Saturday July 21, 2007
There is no sense in which I am a hardliner on trials, and I’m totally down with the idea that there can be many different kinds of evidence, but one thing has always puzzled me: in these days of “evidence based thinking” in Whitehall, why don’t we do randomised controlled trials on social policy?
One statistician, Professor Sheila Bird, will hear this week if a grant has come through to do just that, and if the money appears it will be a first for the UK. How deep is the problem?
A while ago we introduced Drug Treatment and Testing Orders, under which offenders attend a clinic for rehabilitation instead of serving a custodial sentence. In 2003, just moments after they were launched, 21,000 convicted offenders had been given DTTOs. But because there was no randomised trial to see if they faired better than those sent to prison nobody really knows whether DTTOs work or not, for reducing re-offending, or drug taking, or anything.
Like all the best problems, the barriers are institutional and historical: and the objections raised against trials in social policy are exactly the same as those raised in medicine 40 years ago.
Judges will say, as doctors once did: we have expertise, we know what works for an individual. Interestingly, there is a way to test this, too, in a trial. You divide prisoners awaiting sentence into two groups: one is randomised to either DTTO or custodial, the other fielded into DTTO or a custodial sentence at the judge’s discretion. Then measure whatever outcomes you think are important between the “judge decision” group and the “randomised” group, and there’s your answer on judges’ discretion.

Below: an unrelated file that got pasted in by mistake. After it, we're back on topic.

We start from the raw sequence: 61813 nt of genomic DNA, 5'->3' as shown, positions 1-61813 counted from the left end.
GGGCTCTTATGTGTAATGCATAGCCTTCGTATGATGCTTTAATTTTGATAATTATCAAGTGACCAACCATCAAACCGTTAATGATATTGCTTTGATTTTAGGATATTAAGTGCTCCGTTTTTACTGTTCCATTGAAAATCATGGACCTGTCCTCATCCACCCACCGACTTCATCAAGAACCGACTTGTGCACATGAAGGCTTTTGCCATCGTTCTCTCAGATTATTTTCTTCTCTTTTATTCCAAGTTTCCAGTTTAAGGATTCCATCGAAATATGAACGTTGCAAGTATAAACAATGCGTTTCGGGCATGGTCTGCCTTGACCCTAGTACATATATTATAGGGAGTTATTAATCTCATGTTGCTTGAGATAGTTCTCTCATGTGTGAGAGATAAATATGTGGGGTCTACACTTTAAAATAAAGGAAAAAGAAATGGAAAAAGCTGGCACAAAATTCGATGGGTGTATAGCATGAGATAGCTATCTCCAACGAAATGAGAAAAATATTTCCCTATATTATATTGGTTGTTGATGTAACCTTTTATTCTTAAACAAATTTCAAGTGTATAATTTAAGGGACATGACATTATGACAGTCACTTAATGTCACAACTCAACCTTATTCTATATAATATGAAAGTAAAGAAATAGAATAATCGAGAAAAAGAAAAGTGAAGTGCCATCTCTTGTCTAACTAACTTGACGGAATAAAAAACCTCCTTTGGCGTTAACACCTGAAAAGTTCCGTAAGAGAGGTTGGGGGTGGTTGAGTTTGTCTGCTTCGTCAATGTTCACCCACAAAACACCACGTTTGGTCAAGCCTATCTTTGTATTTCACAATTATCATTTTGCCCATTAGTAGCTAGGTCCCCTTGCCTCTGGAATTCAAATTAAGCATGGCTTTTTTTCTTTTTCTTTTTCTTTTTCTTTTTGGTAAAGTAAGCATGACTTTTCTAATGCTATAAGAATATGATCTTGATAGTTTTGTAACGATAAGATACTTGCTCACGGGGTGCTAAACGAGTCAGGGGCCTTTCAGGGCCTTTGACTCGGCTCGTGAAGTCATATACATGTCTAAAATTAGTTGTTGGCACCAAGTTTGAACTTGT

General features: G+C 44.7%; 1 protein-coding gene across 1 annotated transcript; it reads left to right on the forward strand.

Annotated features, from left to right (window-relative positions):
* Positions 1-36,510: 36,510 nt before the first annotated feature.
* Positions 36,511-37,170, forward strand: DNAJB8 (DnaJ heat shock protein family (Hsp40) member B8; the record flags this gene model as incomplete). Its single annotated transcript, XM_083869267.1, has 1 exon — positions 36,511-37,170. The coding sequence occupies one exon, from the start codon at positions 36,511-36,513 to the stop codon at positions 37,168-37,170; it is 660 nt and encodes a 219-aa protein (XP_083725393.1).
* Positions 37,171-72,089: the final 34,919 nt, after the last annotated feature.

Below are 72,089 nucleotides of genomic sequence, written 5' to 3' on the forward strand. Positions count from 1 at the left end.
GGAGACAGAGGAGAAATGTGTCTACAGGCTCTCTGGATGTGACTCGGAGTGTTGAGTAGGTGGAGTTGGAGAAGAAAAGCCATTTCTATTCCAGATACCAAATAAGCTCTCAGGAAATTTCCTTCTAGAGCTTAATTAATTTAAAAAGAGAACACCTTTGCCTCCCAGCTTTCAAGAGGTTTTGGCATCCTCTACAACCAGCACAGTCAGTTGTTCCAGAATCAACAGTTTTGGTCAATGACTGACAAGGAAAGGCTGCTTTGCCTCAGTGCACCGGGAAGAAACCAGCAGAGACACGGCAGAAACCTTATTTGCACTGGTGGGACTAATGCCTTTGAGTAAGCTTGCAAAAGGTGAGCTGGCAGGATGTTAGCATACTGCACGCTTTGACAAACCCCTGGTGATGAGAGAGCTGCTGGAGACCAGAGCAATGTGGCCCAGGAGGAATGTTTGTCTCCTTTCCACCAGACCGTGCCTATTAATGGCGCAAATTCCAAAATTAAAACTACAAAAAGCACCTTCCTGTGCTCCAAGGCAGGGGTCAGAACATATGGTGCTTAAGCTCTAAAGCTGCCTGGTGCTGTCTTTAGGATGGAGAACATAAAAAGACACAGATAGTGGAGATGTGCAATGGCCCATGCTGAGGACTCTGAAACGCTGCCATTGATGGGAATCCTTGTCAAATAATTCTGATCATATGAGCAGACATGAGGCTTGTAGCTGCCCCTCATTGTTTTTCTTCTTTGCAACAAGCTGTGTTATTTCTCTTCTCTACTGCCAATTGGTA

But even with discussions about sentencing, judges may be in denial about the extent of disagreement within their profession. Iain Chalmers, founder of the Cochrane Collaboration and champion of evidence-based medicine, once described putting several obstetricians in a room – all absolutely certain they knew best for individual patients, and who objected to trials – simply so they could witness the disagreement and certainty of their colleagues.
There is also wider professional resistance: social policies feel good, like alternative therapies; but, like alternative therapies, most policies don’t work. In the field of recidivism, even from uncontrolled studies there aren’t many successful interventions.
When you know, deep down, that your intervention doesn’t work, then you’re not going to subject yourself to public exposure through a randomised trial. And if you really believe your policies are effective, then when the results come back negative you’re simply going to argue that trials aren’t the right way to test a policy. For some cod-philosophical reason or another. Just like the quacks. Medicine, perhaps through the ubiquity of death, has learnt to accept failure better. Most of the drugs developed don’t work either, but we don’t say “let’s stop bothering”; we say, “great, we’ve stopped wasting money and side effects on ineffective treatments”.
But lastly, people will object, because even when you’re subjecting citizens to an experimental new policy, flagging the uncertainty with a trial reinforces the uncertainty. This was a key issue with early trials in medicine, and we overcame our irksomeness decades ago, right up at the front of the game. The crucial early trials on surgical options for breast cancer were highly emotionally charged, but necessary, simply because the options were equipoised.
If we can do RCT’s on something as horrifying as whether women have their breasts removed then we can do RCT’s on social policy. Best of luck Prof Bird.
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